Mark Gilbert's Blog

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Meta Insanity – Strings and Meta Tags

It was another one of those days.  And this time, I DID go home after I saw this in action.

On many of my past Web Forms sites, I’ve had to include a dynamic meta/description tag in the header.  The “dynamic” parts come in when the page being rendered is a product page, a recipe page, or something else where the data is drawn out of a database.

When I first started doing this, I tried something like this*:

<meta name="description1" content="<%=Me.SomeMetaValue%>" />

 

Where “SomeMetaValue” is a property of the page, or a reference to a shared value somewhere else in the solution.  This version fails because the inner left angle bracket gets encoded, thus ruining the server-side expression hole:

<meta name=”description1″ content=”&lt;%=Me.SomeMetaValue%>” />

To get around this, I replaced the entire meta/description tag with an ASP.NET literal, and insert the value I wanted on the server side.  That worked.

Recently, this issue came up again.  Doug had taken over one of the sites where I had done this, and he refused to believe that the data wouldn’t render correctly in the expression hole.  He tried it, and sure enough the < got encoded.  Doug kept at it, though, and found that if you removed the double quotes around the expression hole, it rendered the value correctly:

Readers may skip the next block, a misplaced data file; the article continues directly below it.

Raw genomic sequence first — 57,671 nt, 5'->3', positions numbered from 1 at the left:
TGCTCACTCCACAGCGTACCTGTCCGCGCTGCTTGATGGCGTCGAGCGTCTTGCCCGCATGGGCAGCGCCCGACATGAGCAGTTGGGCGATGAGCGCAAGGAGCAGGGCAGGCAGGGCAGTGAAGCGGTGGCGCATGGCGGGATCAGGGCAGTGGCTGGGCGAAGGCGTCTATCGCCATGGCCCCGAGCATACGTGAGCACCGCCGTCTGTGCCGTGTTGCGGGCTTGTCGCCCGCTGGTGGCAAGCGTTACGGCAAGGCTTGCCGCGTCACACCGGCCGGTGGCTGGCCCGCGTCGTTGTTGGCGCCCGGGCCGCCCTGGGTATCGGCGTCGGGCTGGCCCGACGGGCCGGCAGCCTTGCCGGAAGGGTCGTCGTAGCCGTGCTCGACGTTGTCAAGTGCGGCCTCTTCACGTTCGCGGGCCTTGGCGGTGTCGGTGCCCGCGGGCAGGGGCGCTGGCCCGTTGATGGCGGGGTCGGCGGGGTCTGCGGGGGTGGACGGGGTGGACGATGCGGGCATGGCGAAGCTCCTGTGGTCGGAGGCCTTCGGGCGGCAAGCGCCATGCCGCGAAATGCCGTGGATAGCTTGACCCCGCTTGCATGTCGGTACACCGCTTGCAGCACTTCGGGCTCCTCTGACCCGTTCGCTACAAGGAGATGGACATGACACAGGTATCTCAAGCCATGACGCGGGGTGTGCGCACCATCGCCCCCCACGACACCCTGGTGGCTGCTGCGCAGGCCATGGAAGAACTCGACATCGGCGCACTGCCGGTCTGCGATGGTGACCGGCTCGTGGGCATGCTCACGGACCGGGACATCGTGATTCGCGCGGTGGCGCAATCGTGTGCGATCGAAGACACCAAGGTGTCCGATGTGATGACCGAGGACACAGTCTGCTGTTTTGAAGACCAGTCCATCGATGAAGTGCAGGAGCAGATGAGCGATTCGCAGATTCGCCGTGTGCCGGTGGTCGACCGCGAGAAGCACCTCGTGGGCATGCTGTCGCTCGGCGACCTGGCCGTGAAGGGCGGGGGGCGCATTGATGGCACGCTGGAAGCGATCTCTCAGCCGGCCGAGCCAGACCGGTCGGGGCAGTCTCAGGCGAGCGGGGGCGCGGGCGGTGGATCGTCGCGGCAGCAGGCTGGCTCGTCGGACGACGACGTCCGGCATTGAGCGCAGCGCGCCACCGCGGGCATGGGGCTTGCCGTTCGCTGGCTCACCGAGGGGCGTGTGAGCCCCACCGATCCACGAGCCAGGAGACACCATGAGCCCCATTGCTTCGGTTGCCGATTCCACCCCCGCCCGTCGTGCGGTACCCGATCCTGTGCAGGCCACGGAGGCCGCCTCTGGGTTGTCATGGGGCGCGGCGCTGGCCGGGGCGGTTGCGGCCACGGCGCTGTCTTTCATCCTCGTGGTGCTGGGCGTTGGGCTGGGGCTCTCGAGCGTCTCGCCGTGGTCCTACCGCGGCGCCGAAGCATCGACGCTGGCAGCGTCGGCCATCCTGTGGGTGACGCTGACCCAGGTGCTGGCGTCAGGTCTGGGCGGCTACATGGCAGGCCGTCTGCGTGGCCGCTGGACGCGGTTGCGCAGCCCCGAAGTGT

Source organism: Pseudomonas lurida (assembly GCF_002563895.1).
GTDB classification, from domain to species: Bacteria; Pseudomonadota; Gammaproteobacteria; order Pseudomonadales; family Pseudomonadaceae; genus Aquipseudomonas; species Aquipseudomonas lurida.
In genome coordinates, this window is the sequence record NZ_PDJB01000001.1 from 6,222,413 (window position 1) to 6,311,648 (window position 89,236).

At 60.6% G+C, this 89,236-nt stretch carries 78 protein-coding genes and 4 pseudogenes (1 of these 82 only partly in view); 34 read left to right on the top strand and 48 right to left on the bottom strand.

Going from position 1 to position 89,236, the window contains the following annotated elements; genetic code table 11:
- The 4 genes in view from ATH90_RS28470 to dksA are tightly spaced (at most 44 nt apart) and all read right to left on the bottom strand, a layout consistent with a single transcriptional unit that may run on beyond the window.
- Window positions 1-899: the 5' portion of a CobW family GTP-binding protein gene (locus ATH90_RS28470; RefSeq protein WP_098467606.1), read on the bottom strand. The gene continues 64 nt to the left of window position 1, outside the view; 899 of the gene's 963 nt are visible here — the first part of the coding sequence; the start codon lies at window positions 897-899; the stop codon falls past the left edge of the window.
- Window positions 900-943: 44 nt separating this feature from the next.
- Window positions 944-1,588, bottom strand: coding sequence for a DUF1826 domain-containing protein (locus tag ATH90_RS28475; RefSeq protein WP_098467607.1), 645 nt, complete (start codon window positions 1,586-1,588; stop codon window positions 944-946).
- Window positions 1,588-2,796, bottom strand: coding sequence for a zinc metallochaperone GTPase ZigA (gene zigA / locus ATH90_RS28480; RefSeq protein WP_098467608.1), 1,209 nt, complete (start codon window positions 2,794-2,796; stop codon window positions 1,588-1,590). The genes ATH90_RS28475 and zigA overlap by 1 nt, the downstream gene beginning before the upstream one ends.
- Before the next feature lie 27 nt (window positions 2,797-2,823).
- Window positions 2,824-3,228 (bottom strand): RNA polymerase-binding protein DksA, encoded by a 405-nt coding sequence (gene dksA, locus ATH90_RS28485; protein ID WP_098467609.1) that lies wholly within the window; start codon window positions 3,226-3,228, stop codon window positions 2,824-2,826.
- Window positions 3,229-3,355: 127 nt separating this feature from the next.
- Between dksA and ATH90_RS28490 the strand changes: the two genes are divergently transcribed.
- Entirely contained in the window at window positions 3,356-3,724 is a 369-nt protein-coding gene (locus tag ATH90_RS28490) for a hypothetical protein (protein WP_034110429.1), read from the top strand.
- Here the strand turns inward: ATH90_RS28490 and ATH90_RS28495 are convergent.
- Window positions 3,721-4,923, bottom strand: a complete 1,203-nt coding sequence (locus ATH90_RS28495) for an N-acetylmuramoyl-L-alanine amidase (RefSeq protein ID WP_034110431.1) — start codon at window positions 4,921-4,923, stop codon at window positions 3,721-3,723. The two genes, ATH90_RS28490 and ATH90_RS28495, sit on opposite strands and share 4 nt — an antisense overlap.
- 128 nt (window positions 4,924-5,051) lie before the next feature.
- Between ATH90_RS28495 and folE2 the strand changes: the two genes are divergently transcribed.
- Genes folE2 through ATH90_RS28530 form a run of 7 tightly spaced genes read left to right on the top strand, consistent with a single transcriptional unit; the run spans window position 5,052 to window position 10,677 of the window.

<meta name="description2" content=<%=Me.SomeMetaValue%> />
 

Unfortunately, this was no longer valid HTML:

<meta name=”description2″ content=Blah blah />

Doug remembered an old issue he and I troubleshot, documented at System.String has me in knots.  He modified the original attempt to prepend an empty string:

<meta name="description3" content="<%="" & Me.SomeMetaValue%>" />

 

That renders perfectly:

<meta name=”description3″ content=”Blah blah” />

Putting the empty string after SomeMetaValue also works just fine:

<meta name=”description3″ content=”<%=Me.SomeMetaValue & “”%>” />

What.

The.

Heck?!?

I had written off the encoded angle bracket to an overly eager web server (Cassini and IIS behaved the same in this case), but why in the world would tacking on an empty string force it to NOT be encoded and allow it to work?  Since we’re dealing with silly strings here, I followed the lesson learned in System.String has me in knots, and added .ToString onto the end of Me.SomeMetaValue:

<meta name="description4" content="<%=Me.SomeMetaValue.ToString%>" />

 

 

Aaaaaand, we’re back to encoding:

<meta name=”description4″ content=”&lt;%=Me.SomeMetaValue.ToString%>” />

Sigh.  Oh Visual Studio.  Why must you taunt me so?

For a fully working – er, FAILING – sample of the above, check out the MetaInsanity.zip archive at http://TinyURL.com/MarkGilbertSource.

 

* I used “description1”, “description2”, etc. just for illustrative purposes for this blog post.  The production sites have this value as simply “description”.

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October 19, 2011 - Posted by | Visual Studio/.NET

1 Comment

  1. […] In October of 2011, I posted about some funkiness with trying to embed an expression hole into the "content" attribute of a <meta> tag.  I dubbed it "Meta Insanity". […]

    Pingback by Meta Insanity 2 – Strings and Meta Tags revisited « Mark Gilbert’s Blog | May 12, 2012


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